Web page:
The path that led me to full-time writing about religion passed through the Appalachian Mountains. In the early 1980s, I applied for a feature-writing job with the Lexington Herald-Leader newspaper. I got the job with the understanding that I could spend a lot of time documenting the spiritual passions of men and women from this rich mountainous region of the American heartland.
My adventures took me far and wide—including one night in Tennessee when Bluegrass patriarch Bill Monroe invited me to “go to church” with him. I’ll never forget that night in a tiny Pentecostal church. It was the first time I can recall seeing Bill without his trademark Stetson. Even during our interview sessions in Nashville, he insisted on wearing that broad-brimmed hat and a full suit and tie!
That night, he took off the hat. He suddenly looked older and he blended instantly with the “brothers” and “sisters” in this little back-country church.
He was the only professional musician in the congregation—but in his home church, the great Bill Monroe was just a part of the church band. A young kid joined the stringed quartet up front. He was just learning to play. The pastor pulled out his own well-worn guitar. And there was Bill Monroe, playing his mandolin for more than an hour of the “old songs.” People actually leaned back their heads as they sang, so their voices could rise louder and louder.
My interviews with Bill Monroe were intellectually fascinating—but, to this day, that night in the little Pentecostal church still gives me a shiver of inspiration just recalling our time together … and that music!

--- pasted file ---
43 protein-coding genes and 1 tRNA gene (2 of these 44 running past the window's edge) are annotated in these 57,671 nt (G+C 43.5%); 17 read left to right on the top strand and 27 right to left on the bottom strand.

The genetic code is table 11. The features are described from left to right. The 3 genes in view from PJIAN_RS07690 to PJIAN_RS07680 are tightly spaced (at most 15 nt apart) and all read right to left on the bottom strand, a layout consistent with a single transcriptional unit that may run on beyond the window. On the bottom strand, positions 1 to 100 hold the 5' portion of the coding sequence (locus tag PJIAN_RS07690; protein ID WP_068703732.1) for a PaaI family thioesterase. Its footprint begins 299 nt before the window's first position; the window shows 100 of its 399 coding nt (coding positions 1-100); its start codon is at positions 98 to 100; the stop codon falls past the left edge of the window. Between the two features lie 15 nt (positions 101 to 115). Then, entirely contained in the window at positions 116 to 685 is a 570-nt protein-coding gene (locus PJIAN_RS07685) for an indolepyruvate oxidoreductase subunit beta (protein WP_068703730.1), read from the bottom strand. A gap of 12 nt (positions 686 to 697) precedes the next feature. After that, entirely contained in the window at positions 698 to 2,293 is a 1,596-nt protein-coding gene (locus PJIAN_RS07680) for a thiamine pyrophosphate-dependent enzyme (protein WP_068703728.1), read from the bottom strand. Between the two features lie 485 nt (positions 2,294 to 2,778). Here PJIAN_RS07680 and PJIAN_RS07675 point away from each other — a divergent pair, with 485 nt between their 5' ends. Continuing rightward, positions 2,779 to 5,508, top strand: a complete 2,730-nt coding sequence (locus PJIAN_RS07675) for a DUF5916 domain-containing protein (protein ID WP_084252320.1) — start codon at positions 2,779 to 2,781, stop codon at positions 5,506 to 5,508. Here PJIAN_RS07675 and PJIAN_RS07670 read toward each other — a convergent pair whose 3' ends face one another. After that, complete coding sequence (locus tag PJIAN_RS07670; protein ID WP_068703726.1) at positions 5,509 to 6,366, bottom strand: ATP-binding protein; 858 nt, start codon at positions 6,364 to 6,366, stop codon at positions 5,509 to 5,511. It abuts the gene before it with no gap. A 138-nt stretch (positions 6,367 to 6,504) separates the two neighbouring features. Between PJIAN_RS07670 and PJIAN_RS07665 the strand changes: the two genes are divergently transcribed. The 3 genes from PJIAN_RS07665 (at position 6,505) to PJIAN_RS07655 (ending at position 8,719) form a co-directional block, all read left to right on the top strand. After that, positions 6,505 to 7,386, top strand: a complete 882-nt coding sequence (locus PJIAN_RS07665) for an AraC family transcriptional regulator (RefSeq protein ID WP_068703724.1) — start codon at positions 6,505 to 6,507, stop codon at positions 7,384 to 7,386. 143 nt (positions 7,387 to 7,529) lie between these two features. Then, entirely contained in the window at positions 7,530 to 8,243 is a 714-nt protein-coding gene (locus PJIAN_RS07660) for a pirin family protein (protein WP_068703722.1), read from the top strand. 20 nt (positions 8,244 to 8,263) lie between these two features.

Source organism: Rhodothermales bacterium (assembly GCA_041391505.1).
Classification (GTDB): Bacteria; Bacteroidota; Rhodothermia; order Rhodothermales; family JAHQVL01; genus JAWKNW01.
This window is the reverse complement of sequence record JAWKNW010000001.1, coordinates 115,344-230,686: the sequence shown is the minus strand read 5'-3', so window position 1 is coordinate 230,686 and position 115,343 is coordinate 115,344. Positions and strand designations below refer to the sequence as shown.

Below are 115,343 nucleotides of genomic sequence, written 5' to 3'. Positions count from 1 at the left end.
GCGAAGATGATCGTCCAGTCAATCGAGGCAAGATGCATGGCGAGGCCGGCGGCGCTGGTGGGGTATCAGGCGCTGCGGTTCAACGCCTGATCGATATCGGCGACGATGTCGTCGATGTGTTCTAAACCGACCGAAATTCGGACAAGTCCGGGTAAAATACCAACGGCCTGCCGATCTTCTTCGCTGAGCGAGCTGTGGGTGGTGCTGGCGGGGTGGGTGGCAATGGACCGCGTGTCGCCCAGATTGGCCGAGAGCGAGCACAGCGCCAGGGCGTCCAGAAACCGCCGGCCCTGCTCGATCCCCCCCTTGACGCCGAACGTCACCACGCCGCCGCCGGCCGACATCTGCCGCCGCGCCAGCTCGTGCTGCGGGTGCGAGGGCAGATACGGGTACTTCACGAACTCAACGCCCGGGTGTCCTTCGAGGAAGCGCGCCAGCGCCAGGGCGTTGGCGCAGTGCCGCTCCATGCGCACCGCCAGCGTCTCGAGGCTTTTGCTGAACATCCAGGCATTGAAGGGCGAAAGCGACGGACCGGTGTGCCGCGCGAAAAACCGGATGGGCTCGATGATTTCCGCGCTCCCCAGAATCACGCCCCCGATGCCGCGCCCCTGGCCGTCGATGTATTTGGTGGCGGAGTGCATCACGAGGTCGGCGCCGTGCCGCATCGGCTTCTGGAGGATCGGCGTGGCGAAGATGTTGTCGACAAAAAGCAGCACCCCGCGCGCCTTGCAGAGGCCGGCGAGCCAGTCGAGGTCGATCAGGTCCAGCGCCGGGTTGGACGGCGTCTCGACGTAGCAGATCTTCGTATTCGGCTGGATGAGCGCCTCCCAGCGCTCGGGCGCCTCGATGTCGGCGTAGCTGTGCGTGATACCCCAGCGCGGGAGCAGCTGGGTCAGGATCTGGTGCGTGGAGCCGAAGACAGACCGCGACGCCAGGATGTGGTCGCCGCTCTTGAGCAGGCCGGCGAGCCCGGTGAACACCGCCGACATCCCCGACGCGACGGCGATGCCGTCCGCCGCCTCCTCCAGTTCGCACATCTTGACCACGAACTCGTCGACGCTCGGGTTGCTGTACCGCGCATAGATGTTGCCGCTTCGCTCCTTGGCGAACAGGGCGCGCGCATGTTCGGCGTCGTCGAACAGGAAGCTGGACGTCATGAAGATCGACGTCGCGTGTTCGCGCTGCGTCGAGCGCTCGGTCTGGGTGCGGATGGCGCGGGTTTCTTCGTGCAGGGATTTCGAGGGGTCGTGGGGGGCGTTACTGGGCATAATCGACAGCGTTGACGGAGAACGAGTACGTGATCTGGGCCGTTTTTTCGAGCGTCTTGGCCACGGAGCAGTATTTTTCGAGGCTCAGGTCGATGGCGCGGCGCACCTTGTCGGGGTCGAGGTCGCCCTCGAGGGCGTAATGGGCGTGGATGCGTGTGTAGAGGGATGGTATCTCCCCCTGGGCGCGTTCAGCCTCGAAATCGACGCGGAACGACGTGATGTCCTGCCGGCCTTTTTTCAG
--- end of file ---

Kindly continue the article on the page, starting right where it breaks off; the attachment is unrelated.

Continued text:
Obviously, the other three amateurs in the church band couldn’t keep up with Bill, but he wasn’t trying to prove anything. I can’t recall him breaking out in a single solo that night.
This was the purity of the music he loved so dearly. This was the raw sound that flowed through all of his own compositions—as polished as they became over the years and as far as his music traveled around the world. This was the original resonance of Bluegrass as it echoed through that little back-country church—amateurs and superbly talented veterans playing together.
All of it became prayer.
I remember, between songs, Bill offered a personal “testimony” and prayed humbly about one of his brothers. His voice was soft but his intensity in blending music and prayer—I have to admit even as a hard-edged journalist—brought tears to my eyes.
So in our ReadTheSpirit 10 Best Bets for Holiday Shopping …
No. 5: TIM BARNWELL’s Remarkable Multi-media Collection,
“HANDS IN HARMONY: Traditional Crafts and Music in Appalachia”
This book is about friends you really ought to meet!
It’s about some of my own old friends—and all of them now are Tim Barnwell’s friends. I’ve had the privilege of knowing only a handful of the people in this book, but that personal knowledge tells me: This book is a labor of love by a kindred spirit—a photographer and writer who understands the vital spiritual stream of American culture that flows through Appalachia.